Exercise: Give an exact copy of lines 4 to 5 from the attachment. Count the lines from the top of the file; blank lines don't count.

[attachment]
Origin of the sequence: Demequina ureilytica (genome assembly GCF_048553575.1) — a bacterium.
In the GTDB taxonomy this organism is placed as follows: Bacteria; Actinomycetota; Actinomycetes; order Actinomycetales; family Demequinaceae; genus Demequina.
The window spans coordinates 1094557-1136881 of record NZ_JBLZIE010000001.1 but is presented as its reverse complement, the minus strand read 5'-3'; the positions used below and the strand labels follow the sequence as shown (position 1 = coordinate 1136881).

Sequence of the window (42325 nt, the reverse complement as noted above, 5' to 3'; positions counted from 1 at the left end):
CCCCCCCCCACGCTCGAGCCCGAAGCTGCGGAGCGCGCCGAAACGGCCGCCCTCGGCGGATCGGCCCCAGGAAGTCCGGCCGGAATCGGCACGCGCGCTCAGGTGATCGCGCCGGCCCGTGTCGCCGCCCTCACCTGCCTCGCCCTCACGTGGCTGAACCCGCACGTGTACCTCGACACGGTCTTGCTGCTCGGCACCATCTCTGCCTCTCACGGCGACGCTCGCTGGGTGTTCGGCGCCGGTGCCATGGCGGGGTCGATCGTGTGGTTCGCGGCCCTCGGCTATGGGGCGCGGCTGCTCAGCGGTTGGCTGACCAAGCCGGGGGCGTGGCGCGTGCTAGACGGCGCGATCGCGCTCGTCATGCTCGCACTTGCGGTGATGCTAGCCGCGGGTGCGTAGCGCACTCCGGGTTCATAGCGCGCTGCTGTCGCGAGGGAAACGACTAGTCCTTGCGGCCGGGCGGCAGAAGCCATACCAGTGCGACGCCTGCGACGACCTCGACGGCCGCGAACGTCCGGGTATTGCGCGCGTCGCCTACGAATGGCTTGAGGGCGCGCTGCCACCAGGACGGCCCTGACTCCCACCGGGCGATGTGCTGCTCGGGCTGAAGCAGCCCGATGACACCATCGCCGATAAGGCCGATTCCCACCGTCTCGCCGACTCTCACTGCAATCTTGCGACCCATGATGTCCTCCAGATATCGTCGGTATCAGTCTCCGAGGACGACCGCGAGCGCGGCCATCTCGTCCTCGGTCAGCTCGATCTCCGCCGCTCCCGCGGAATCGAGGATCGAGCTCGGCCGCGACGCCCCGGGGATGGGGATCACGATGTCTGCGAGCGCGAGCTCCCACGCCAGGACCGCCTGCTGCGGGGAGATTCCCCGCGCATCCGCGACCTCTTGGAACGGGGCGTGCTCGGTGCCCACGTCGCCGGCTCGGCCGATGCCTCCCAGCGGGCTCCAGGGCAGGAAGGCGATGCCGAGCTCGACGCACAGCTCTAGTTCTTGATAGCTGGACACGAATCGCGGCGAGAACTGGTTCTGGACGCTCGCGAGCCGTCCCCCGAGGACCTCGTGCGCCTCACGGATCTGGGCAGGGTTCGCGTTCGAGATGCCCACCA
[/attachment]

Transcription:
Sequence of the window (42325 nt, the reverse complement as noted above, 5' to 3'; positions counted from 1 at the left end):
CCCCCCCCCACGCTCGAGCCCGAAGCTGCGGAGCGCGCCGAAACGGCCGCCCTCGGCGGATCGGCCCCAGGAAGTCCGGCCGGAATCGGCACGCGCGCTCAGGTGATCGCGCCGGCCCGTGTCGCCGCCCTCACCTGCCTCGCCCTCACGTGGCTGAACCCGCACGTGTACCTCGACACGGTCTTGCTGCTCGGCACCATCTCTGCCTCTCACGGCGACGCTCGCTGGGTGTTCGGCGCCGGTGCCATGGCGGGGTCGATCGTGTGGTTCGCGGCCCTCGGCTATGGGGCGCGGCTGCTCAGCGGTTGGCTGACCAAGCCGGGGGCGTGGCGCGTGCTAGACGGCGCGATCGCGCTCGTCATGCTCGCACTTGCGGTGATGCTAGCCGCGGGTGCGTAGCGCACTCCGGGTTCATAGCGCGCTGCTGTCGCGAGGGAAACGACTAGTCCTTGCGGCCGGGCGGCAGAAGCCATACCAGTGCGACGCCTGCGACGACCTCGACGGCCGCGAACGTCCGGGTATTGCGCGCGTCGCCTACGAATGGCTTGAGGGCGCGCTGCCACCAGGACGGCCCTGACTCCCACCGGGCGATGTGCTGCTCGGGCTGAAGCAGCCCGATGACACCATCGCCGATAAGGCCGATTCCCACCGTCTCGCCGACTCTCACTGCAATCTTGCGACCCATGATGTCCTCCAGATATCGTCGGTATCAGTCTCCGAGGACGACCGCGAGCGCGGCCATCTCGTCCTCGGTCAGCTCGATCTCCGCCGCTCCCGCGGAATCGAGGATCGAGCTCGGCCGCGACGCCCCGGGGATGGGGATCACGATGTCTGCGAGCGCGAGCTCCCACGCCAGGACCGCCTGCTGCGGGGAGATTCCCCGCGCATCCGCGACCTCTTGGAACGGGGCGTGCTCGGTGCCCACGTCGCCGGCTCGGCCGATGCCTCCCAGCGGGCTCCAGGGCAGGAAGGCGATGCCGAGCTCGACGCACAGCTCTAGTTCTTGATAGCTGGACACGAATCGCGGCGAGAACTGGTTCTGGACGCTCGCGAGCCGTCCCCCGAGGACCTCGTGCGCCTCACGGATCTGGGCAGGGTTCGCGTTCGAGATGCCCACCA